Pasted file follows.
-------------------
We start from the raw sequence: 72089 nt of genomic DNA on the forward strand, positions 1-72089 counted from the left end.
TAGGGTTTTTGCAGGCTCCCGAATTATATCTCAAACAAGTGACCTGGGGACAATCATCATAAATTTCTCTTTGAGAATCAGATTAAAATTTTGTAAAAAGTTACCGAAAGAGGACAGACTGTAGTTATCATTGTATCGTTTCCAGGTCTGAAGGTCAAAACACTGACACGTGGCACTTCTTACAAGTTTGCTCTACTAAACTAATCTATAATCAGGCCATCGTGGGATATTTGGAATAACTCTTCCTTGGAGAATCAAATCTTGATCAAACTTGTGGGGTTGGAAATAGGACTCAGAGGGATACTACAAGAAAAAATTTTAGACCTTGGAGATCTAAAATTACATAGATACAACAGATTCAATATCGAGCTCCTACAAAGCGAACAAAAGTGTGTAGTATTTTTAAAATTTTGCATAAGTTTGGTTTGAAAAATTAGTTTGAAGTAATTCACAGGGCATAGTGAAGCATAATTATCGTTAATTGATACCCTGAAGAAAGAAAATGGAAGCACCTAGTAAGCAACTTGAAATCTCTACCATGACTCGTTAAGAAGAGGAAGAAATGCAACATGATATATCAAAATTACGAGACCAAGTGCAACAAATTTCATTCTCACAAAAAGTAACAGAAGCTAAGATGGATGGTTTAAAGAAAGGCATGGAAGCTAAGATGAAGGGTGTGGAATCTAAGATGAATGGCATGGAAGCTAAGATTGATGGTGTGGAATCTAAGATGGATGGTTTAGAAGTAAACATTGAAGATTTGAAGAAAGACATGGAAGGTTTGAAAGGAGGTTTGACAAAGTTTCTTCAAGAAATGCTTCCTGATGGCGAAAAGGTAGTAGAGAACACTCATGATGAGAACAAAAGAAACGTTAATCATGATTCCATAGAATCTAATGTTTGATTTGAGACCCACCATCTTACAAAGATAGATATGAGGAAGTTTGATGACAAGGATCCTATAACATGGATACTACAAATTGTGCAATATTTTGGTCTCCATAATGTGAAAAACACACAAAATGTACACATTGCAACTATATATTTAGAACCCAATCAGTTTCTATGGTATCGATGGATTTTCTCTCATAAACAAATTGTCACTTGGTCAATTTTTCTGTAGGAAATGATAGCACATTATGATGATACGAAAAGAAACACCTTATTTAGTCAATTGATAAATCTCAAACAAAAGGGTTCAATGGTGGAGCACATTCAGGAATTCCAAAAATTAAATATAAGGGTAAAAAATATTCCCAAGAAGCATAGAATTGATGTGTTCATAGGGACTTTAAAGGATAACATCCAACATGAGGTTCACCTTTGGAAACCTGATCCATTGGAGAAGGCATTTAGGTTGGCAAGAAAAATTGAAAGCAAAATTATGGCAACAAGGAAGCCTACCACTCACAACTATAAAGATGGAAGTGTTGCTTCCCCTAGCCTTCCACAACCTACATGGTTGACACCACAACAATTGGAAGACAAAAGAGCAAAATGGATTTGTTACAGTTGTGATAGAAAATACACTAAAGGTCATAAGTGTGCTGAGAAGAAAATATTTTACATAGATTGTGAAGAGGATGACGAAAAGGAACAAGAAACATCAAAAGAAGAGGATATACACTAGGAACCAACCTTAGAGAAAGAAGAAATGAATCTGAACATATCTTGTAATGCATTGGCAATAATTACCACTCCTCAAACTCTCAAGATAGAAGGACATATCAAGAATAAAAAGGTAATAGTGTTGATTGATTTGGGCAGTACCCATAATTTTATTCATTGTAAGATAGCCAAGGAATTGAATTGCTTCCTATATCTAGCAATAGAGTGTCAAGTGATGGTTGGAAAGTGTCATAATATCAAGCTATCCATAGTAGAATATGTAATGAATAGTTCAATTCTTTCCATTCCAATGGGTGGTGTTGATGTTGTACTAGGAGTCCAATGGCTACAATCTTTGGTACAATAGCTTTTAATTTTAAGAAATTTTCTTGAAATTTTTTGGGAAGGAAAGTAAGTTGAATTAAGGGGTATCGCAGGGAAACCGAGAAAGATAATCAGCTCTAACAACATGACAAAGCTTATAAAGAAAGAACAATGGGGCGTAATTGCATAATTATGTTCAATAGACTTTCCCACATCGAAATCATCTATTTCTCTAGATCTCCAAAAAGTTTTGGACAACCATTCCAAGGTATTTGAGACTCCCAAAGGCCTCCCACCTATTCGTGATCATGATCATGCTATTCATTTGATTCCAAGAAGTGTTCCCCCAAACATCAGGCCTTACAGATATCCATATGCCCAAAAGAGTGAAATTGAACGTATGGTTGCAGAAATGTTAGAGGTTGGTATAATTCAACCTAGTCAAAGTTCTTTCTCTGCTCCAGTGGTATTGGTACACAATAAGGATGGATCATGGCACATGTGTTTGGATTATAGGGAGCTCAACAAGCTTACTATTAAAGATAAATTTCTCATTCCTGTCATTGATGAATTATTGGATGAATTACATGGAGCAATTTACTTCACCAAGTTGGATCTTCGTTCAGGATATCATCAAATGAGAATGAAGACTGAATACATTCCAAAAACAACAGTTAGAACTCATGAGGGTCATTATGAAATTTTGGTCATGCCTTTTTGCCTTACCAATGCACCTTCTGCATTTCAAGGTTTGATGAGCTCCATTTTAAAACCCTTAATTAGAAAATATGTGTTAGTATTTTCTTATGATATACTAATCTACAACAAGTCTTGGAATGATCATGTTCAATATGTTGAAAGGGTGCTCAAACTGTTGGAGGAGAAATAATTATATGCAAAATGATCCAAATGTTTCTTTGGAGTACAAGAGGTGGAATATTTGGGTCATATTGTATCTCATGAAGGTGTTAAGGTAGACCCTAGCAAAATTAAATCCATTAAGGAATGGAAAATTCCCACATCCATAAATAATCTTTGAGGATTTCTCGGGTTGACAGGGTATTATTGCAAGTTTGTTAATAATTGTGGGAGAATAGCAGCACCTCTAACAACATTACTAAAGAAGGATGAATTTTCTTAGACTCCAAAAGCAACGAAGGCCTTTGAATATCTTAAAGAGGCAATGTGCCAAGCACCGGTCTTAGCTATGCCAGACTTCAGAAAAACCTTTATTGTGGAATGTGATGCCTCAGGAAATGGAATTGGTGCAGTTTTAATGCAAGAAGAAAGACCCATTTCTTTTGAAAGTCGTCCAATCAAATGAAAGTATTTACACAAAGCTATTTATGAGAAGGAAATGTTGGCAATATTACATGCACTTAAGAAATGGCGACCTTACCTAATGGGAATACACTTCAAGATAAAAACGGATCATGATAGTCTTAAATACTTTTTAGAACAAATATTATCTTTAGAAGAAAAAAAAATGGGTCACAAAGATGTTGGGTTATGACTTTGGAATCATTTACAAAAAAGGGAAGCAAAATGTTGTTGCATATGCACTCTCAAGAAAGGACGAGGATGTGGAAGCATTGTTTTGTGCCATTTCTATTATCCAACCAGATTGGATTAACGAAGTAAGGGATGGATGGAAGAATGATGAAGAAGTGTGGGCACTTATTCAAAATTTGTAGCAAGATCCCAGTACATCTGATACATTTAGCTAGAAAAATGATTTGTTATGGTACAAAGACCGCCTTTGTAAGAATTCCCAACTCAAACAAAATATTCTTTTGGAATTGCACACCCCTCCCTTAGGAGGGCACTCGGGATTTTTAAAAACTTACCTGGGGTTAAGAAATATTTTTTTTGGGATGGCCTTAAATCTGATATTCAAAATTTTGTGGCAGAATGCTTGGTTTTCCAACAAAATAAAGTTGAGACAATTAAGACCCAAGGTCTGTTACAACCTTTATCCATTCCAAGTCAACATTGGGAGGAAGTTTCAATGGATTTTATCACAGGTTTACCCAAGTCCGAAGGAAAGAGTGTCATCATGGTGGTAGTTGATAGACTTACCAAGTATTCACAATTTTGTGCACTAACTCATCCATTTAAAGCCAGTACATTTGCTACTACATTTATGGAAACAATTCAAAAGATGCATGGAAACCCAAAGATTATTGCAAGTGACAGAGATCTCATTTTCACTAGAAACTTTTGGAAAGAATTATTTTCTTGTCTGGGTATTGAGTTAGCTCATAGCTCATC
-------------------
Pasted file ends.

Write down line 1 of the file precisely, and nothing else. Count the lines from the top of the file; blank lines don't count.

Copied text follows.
We start from the raw sequence: 72089 nt of genomic DNA on the forward strand, positions 1-72089 counted from the left end.